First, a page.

The same went for the threshold analysis of whether a plaintiff’s claims even fall within the scope of the arbitration agreement, the appeals court said, finding such questions to be within the province of an arbitrator if the parties had agreed as such. The Tenth Circuit refused to adopt the “wholly groundless” approach that has found favor in the Fifth, Sixth, and Federal Circuits, finding it to be in tension with the Supreme Court’s arbitration precedent.

“Although a question of first impression in our court, a majority of our sister circuits have concluded that a finding of clear and unmistakable intent to arbitrate arbitrability—which may be inferred from the parties’ incorporation in their agreement of rules that make arbitrability subject to arbitration—obliges a court to decline to reach the merits of an arbitrability dispute regarding the substantive claims at issue.” The First, Second, Fourth, Eighth, Ninth, Eleventh, and D.C. Circuits have all held that an arbitrator must initially decide issues of arbitrability in such instances; these holdings are consistent with the Supreme Court’s stance, and the Tenth Circuit’s own, it reasoned. Consequently, the district court here was required to abstain from conducting its own analysis regarding the arbitrability of the physician’s claims, and to leave it to an arbitrator to decide arbitrability, as to all of his claims.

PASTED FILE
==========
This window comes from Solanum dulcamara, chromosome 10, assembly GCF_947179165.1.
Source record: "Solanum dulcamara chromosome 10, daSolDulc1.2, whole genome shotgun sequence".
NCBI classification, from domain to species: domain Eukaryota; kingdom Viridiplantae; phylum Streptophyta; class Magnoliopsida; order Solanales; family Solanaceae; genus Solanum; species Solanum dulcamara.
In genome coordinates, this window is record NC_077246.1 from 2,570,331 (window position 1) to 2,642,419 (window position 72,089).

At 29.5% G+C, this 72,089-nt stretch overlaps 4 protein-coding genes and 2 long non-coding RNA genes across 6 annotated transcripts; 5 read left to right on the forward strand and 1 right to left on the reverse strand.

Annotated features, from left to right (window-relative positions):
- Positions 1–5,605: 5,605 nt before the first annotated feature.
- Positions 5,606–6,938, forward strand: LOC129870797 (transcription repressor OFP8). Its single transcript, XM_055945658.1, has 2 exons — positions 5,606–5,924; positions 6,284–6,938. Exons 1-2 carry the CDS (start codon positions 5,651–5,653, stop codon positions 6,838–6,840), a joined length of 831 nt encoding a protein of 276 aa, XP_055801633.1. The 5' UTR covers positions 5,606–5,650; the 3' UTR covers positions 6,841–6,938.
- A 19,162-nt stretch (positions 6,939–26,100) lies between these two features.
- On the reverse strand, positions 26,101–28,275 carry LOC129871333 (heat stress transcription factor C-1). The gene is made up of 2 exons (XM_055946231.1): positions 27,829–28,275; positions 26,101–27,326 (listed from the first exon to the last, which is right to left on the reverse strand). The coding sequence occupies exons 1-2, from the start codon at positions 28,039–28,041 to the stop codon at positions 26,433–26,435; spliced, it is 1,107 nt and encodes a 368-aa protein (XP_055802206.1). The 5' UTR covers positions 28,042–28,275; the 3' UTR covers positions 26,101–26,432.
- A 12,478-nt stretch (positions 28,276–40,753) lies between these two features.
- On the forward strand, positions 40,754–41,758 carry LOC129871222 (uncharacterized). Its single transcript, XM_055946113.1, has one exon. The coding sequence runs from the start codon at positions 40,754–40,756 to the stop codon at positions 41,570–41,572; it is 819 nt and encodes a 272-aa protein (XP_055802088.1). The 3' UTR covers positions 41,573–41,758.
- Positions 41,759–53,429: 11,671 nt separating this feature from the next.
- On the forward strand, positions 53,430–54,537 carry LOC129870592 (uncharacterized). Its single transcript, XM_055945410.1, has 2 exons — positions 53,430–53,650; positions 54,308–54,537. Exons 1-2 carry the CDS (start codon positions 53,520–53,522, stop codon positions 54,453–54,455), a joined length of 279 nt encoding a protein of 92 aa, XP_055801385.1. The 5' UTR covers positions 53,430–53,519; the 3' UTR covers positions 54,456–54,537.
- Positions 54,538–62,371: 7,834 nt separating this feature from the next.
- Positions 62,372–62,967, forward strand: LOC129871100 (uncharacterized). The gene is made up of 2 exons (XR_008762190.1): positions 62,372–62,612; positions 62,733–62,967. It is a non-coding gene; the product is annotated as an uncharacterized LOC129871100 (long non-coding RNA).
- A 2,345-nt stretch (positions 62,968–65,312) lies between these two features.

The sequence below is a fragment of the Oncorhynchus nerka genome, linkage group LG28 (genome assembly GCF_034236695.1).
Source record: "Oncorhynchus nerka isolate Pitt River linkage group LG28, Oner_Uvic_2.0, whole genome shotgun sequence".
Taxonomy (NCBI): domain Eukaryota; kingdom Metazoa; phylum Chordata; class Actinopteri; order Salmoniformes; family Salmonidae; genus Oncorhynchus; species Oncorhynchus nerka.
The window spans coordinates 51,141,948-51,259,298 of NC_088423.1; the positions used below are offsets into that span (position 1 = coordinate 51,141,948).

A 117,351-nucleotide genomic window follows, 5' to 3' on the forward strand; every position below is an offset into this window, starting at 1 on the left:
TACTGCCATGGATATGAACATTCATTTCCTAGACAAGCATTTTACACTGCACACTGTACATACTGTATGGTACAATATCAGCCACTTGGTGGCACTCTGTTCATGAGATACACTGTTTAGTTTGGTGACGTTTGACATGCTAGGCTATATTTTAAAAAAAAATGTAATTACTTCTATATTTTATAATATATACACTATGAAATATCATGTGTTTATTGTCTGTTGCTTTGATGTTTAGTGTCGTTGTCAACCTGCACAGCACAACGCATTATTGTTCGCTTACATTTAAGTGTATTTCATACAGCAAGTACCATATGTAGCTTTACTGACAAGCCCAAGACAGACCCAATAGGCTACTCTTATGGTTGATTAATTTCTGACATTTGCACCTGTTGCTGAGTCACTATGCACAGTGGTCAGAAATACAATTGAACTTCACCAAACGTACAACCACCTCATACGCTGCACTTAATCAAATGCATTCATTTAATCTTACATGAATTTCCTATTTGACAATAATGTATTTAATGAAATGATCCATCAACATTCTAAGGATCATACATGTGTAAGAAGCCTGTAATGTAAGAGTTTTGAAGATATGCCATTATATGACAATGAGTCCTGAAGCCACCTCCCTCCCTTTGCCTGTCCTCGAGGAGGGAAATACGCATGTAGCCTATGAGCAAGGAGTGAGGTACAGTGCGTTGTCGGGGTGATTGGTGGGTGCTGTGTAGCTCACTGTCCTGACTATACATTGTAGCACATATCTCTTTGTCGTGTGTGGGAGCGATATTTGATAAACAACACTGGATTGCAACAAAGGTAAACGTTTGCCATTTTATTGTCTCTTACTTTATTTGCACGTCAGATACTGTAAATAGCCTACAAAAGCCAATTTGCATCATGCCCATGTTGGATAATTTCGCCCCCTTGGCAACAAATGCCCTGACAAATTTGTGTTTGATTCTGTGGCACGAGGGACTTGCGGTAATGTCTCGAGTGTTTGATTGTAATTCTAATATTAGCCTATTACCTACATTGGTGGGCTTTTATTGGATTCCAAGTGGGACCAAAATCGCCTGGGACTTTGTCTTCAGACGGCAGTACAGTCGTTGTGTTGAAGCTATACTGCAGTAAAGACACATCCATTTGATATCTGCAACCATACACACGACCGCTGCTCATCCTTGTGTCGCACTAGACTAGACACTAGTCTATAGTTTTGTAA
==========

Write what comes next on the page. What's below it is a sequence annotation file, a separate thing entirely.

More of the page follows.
Nonsignatories. However, the non-medical center defendants could not compel the physician to arbitrate his claims against them, as they had never signed the management services agreement. The other defendants argued that they were entitled to benefit from the protections of the arbitration provision as principals and agents of the medical center, positing agency and parent-subsidiary estoppel theories, among other arguments. Looking to Utah law, the appeals court found neither theory applied.

The Utah Supreme Court has recognized instances in which nonsignatory estoppel applies, but the defendants didn’t pursue that tack. And, although it was unsettled whether the state high court would recognize the defendants’ parent-subsidiary estoppel approach, the appeals court predicted that the state high court would not likely embrace the theory, which has no footing in Utah law. Concluding that the nonsignatory defendants’ agency theory also lacked merit, the Tenth Circuit held their motion to compel arbitration had been properly denied.